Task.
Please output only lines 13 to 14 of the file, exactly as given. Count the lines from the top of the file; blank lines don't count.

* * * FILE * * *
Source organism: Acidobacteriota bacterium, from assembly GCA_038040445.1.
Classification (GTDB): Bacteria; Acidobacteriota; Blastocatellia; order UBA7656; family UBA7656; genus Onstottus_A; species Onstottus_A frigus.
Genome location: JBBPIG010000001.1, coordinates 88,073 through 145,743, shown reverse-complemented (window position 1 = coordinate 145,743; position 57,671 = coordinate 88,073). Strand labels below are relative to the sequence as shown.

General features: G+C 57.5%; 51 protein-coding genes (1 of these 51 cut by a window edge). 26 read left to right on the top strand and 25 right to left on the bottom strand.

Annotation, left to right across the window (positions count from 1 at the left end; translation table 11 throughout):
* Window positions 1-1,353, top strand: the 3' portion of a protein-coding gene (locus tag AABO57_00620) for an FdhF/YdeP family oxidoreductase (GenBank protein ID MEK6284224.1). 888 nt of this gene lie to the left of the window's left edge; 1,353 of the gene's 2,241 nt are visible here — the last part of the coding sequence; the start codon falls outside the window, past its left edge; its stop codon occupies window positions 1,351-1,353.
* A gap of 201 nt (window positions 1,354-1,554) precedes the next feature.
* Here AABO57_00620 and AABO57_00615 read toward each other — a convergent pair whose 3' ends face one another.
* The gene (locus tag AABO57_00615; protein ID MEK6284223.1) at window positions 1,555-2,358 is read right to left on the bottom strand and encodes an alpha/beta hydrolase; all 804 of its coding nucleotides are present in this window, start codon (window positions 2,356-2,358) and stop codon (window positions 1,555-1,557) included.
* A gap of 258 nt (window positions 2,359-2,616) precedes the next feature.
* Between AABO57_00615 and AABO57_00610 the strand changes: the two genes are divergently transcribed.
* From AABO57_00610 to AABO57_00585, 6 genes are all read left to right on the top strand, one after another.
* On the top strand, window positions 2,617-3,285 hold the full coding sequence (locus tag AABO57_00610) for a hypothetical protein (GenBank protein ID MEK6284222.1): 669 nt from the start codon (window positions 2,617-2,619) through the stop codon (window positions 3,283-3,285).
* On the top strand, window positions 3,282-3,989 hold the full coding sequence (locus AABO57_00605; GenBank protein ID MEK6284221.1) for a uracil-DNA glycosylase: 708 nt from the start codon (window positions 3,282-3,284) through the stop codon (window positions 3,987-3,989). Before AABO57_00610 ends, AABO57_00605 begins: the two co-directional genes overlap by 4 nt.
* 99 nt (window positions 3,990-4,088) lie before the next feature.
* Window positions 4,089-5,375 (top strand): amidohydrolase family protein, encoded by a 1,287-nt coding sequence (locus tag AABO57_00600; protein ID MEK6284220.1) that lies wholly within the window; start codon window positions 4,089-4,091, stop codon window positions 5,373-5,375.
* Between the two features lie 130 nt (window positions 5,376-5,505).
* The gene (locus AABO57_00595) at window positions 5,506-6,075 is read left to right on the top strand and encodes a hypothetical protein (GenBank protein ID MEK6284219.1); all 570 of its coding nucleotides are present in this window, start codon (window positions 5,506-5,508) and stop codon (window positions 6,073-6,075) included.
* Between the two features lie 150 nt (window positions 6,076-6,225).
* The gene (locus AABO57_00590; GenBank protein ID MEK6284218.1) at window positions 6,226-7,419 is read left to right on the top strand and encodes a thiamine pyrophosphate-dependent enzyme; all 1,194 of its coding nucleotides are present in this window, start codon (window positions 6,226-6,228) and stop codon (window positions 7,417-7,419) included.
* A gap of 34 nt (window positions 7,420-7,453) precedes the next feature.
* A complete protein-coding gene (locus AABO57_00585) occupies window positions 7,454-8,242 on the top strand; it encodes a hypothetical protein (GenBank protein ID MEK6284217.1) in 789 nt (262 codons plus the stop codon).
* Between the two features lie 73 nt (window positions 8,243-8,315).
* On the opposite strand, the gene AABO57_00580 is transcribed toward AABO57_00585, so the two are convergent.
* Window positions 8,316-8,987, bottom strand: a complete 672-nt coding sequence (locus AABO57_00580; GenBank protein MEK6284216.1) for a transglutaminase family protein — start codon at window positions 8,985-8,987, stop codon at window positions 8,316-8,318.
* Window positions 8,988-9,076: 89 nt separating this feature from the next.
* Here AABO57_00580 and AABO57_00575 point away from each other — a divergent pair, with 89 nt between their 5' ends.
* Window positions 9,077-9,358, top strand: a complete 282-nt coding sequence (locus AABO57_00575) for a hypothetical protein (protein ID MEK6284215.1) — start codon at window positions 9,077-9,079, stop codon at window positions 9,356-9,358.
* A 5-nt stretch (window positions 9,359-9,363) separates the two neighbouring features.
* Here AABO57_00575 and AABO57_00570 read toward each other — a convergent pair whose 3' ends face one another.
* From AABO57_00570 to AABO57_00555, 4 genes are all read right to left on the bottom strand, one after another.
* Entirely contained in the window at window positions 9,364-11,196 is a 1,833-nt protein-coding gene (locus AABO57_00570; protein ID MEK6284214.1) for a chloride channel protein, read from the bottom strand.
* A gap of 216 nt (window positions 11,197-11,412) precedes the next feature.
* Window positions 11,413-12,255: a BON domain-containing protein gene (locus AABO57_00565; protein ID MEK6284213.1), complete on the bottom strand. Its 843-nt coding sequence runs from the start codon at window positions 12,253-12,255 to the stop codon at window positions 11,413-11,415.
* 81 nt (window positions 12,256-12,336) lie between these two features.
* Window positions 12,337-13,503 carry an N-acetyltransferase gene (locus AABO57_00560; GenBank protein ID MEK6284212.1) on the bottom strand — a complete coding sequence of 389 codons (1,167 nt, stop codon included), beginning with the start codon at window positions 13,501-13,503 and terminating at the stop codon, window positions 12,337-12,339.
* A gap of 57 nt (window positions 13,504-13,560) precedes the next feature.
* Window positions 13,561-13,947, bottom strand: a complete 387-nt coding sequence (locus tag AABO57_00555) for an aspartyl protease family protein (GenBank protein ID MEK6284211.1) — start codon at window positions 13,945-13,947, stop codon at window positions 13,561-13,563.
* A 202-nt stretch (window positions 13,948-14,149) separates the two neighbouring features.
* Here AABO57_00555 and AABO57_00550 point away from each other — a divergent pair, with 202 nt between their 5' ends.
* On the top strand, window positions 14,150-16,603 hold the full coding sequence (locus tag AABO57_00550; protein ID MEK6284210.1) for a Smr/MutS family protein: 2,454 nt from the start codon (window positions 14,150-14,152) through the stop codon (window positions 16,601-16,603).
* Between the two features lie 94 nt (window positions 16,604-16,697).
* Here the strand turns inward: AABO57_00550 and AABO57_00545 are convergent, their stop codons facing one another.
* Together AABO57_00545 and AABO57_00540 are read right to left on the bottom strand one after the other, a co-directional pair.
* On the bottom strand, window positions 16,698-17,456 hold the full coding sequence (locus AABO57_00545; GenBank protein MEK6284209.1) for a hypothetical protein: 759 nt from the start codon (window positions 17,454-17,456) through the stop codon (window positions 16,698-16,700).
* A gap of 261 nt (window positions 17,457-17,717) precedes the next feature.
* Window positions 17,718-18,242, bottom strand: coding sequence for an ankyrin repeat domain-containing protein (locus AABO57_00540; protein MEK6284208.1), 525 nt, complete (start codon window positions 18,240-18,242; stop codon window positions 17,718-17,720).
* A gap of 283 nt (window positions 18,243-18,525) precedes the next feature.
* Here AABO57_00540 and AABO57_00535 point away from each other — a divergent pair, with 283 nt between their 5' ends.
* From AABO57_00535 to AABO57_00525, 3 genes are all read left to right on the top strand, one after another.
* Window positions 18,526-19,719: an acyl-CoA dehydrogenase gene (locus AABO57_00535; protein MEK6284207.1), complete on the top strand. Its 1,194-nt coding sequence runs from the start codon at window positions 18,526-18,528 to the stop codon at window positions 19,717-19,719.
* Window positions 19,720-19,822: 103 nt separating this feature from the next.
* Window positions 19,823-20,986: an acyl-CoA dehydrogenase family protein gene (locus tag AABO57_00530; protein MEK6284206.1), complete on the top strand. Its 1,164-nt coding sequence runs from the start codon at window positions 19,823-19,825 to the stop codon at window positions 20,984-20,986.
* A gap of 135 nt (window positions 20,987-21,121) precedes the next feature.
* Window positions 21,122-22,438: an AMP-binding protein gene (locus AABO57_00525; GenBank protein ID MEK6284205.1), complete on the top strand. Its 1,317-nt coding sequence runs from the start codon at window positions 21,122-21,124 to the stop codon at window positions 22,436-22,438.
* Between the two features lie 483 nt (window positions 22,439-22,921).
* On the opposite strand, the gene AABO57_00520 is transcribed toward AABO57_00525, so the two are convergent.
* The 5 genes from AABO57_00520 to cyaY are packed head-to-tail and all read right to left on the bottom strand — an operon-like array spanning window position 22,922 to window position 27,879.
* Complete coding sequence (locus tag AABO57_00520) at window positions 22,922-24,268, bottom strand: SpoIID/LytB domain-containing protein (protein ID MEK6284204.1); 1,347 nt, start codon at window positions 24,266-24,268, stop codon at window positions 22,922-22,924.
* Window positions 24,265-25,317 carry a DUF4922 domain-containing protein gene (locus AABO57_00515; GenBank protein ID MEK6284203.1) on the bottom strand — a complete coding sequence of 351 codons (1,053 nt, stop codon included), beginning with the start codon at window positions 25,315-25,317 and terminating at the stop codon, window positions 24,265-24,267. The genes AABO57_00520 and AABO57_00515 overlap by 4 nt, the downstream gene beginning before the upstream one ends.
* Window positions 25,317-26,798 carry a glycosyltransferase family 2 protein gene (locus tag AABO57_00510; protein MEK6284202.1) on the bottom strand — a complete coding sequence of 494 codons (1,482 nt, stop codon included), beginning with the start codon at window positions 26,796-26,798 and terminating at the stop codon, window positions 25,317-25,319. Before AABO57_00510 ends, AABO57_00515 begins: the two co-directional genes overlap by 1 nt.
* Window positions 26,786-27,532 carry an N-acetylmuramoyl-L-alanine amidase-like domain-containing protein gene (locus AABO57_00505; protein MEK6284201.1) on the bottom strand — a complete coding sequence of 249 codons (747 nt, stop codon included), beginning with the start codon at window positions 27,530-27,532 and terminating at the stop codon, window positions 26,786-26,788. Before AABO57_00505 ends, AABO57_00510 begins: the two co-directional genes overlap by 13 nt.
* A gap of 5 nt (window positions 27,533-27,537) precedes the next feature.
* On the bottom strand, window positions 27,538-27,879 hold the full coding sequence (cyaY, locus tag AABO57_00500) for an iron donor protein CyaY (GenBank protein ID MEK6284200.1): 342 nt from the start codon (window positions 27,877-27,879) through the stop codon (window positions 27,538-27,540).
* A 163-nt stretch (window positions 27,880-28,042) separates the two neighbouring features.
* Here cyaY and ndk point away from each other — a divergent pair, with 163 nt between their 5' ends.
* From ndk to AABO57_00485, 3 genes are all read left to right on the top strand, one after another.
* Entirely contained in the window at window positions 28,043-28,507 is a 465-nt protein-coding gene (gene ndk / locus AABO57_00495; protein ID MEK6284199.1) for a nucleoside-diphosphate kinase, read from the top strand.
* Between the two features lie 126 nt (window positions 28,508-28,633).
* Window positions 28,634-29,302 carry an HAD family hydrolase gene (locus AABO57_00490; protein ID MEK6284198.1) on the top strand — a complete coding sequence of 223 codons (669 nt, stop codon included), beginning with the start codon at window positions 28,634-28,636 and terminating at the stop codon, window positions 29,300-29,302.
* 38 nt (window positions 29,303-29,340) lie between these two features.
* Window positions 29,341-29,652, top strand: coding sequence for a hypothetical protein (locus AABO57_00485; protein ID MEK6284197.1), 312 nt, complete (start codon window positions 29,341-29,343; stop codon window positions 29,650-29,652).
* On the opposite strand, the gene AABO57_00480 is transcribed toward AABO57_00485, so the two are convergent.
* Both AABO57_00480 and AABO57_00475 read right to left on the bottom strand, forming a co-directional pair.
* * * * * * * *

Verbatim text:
* On the top strand, window positions 2,617-3,285 hold the full coding sequence (locus tag AABO57_00610) for a hypothetical protein (GenBank protein ID MEK6284222.1): 669 nt from the start codon (window positions 2,617-2,619) through the stop codon (window positions 3,283-3,285).
* On the top strand, window positions 3,282-3,989 hold the full coding sequence (locus AABO57_00605; GenBank protein ID MEK6284221.1) for a uracil-DNA glycosylase: 708 nt from the start codon (window positions 3,282-3,284) through the stop codon (window positions 3,987-3,989). Before AABO57_00610 ends, AABO57_00605 begins: the two co-directional genes overlap by 4 nt.